I don’t have an answer, either, when it comes to dictators, empire mongers, haters – other than love. We can’t have an enduring and continuing love when we engage in hatred, a desire for power, and teach our children that the only way is the me way.
If like me, you are naive too….say hello.
There endeth my morning speech. I come in peace, always.


Polenta, cornmeal and a lovely pita with tikva

I have been asked many times for cornmeal recipes and what to do with what has been made!

I love polenta (cicvera) and was treated to  the very comforting and tasty salt cod and polenta dish,  Baccala from Venice whilst there, last week. It was something I would often have as a child during fasting periods and have a need for it in the early months of a new year, even now. I use the cornmeal  to coat the fish – be it cod or sprats and bake.

I am no expert in the making of  polenta. It requires patience, stirring and wishful thinking, that, after all the time and effort and a sore elbow – you have an end product you can eat. Over the years I have tried, failed and at times, thrown not just the sturdy yellow mixture in the bin, but also the pan it was made in. Believe me, not even the chickens would touch it!

So I use cornmeal in other ways, and enjoy other people’s perfect polenta when I can.

A big favourite dish of mine at this time of year is Pita sa Tikva. Again it requires some elbow grease, but is scrummy. I prefer it to gibanica, especially when eaten cold.

First – go in search of a good-sized marrow, or if you are growing courgettes, let one become a marrow.

Filo pastry  – greek style is best (or look up my gibanica recipe on this blog)

Cottage cheese or feta – depending on how sour you like to go


A couple of eggs (not necessary)

Olive oil

Go to work on the marrow and get all the flesh from it. Then grate the flesh. Add salt,

Put the grated marrow in a sieve with a heavy weight on top and leave for about an hour. Let the bitter water seep out.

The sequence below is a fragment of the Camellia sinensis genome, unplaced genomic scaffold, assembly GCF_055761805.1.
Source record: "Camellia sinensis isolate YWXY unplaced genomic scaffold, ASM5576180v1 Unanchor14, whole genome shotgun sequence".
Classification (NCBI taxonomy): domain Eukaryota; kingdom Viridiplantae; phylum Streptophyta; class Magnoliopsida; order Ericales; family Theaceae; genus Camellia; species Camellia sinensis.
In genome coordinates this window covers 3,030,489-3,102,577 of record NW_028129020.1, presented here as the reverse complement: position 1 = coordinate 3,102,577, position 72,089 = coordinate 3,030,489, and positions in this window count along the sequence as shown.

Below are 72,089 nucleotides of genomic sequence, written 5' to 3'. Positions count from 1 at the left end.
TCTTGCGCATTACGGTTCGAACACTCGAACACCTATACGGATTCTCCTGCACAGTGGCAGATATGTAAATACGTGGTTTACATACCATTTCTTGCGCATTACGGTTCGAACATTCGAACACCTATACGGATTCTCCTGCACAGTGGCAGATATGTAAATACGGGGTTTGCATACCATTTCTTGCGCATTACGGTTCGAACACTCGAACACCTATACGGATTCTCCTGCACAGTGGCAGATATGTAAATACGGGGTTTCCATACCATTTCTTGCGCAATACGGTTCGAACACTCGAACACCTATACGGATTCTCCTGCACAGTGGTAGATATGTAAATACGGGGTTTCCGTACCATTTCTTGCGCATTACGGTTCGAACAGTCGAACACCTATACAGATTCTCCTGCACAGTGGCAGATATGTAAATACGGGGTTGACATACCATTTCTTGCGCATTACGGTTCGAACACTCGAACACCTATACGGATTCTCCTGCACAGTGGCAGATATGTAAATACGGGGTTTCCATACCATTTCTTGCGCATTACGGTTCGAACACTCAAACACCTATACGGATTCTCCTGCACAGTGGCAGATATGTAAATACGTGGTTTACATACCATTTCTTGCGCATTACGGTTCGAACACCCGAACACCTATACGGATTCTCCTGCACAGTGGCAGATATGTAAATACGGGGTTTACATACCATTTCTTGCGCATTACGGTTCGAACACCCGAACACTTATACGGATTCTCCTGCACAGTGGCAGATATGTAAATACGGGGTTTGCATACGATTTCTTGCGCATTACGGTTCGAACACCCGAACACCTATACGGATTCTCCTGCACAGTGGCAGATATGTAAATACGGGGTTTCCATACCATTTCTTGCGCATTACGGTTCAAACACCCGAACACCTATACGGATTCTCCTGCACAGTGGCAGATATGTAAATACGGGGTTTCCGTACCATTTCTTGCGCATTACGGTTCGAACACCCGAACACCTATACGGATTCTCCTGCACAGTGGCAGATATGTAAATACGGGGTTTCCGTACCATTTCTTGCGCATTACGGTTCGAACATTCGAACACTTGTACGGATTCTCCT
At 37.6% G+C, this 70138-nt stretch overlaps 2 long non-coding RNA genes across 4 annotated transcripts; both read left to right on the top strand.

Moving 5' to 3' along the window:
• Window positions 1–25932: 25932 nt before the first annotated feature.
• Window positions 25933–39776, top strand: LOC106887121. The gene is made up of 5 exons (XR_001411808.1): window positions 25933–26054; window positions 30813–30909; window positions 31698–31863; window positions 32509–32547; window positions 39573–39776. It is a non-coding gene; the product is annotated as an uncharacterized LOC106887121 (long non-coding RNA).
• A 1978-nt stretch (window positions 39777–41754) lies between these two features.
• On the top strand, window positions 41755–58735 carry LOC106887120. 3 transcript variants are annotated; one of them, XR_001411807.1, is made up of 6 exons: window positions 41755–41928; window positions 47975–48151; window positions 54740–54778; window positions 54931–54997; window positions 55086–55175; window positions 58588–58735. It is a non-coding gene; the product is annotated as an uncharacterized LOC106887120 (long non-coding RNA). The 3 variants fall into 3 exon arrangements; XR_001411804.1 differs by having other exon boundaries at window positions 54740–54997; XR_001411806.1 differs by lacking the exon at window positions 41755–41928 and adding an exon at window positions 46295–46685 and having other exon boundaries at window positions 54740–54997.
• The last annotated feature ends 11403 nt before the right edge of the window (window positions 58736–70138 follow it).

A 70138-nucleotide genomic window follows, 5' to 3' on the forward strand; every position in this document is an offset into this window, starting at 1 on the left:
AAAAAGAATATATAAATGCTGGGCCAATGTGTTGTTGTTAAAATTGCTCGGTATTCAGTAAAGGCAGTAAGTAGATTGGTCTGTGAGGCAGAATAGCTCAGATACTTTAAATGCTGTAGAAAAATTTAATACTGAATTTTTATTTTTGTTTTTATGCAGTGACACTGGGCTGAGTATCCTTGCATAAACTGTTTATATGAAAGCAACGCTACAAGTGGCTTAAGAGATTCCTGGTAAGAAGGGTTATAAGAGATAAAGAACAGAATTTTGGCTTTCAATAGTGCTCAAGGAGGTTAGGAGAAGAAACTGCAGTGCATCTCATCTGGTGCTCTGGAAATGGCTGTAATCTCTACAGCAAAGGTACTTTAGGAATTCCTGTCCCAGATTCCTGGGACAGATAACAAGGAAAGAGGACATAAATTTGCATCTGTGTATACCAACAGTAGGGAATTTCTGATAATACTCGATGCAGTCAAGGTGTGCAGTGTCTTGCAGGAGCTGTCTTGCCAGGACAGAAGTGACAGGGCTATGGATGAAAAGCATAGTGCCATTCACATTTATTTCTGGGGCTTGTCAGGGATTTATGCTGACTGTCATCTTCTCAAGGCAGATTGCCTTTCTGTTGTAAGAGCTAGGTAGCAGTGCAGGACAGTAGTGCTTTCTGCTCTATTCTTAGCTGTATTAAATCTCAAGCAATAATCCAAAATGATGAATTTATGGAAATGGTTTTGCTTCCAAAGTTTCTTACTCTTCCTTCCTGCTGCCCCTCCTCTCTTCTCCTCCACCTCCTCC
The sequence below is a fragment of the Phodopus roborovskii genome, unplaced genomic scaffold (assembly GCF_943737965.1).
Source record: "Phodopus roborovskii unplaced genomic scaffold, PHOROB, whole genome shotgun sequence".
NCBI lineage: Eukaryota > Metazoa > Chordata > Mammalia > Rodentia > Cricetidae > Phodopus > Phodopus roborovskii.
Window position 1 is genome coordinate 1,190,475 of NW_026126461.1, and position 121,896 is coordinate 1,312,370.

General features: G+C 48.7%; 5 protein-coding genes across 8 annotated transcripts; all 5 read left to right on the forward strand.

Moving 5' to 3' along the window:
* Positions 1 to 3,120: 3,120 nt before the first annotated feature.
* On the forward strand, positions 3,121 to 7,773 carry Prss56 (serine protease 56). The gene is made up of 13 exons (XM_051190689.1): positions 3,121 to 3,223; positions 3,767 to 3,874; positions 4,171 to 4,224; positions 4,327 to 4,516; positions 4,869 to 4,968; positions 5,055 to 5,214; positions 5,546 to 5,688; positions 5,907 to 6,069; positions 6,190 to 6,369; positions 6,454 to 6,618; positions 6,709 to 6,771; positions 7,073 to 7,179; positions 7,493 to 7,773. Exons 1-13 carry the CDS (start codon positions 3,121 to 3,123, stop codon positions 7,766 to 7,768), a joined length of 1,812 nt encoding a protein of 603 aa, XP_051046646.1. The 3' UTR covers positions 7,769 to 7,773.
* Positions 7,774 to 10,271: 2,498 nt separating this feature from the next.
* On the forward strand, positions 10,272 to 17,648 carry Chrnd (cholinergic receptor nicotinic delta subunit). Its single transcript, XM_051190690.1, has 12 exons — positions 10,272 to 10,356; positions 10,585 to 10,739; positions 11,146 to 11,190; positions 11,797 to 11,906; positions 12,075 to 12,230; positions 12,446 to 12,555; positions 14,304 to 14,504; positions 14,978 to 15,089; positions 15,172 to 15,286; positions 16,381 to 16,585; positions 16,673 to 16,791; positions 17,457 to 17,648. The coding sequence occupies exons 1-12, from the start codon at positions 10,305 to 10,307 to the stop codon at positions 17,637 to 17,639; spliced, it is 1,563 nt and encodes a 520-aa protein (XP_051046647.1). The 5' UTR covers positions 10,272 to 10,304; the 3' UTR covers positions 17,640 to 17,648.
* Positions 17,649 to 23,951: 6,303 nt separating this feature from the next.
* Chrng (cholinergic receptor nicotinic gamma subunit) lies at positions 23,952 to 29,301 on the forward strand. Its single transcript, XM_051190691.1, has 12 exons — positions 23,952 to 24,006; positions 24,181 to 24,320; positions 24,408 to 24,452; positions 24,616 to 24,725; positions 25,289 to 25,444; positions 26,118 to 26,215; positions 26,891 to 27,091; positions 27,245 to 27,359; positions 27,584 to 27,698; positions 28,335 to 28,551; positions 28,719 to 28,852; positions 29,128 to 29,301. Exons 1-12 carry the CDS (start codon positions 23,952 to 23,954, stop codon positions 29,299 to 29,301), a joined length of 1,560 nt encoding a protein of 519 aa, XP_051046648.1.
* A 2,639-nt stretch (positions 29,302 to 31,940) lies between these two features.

Then put the grated marrow in to a bowl and add the cheese (however much you like).

Add some course or medium cornmeal and stir with a big spoon.

Crack the eggs, beat them and add to the mixture.

Add more cornmeal if the mixture seems a bit runny.

Lay out the filo (2 sheets together) and blob the marrow mixture across. Roll to form a sausage shape and place in your baking dish. Repeat until all the mixture has been used.

Pop in the oven and bake for around 45 minutes (covered) on 160C and 10 minutes with the cover off. Eat when cool  – or hot!

Marrow Green Bush 3 - Smallpak

On making polenta

What the chuff is cornmeal and polenta

Magdalena Carmen Frieda Kahlo y Calderón


Happy birthday Frida Kahlo!

Originally posted on Elisha Gabriel:


‘The great hider-away’

I have wanted to write a little bit about Frida for some time, why she and her art are important to me, and perhaps lots of people.

I think I can recall when I first saw Frida’s work and images of her, I was around thirteen years old.  There was something about her that felt very familiar – her dress style, her moustache, her braided hair and flowers.

I love that she embraced her culture through her sense of dressing, of looking. She carried it off, it was all hers.

She was Mexican, I could relate to this too. Colour, brass bands, violence, cuisine, religion blending pagan and christian, ritual – there were similarities. She straddled tradition and modernity blended with surrealism and dreams – something that I love  – the crossing over, merging, creating something frighteningly new out of an old world.

Frida also depicted her…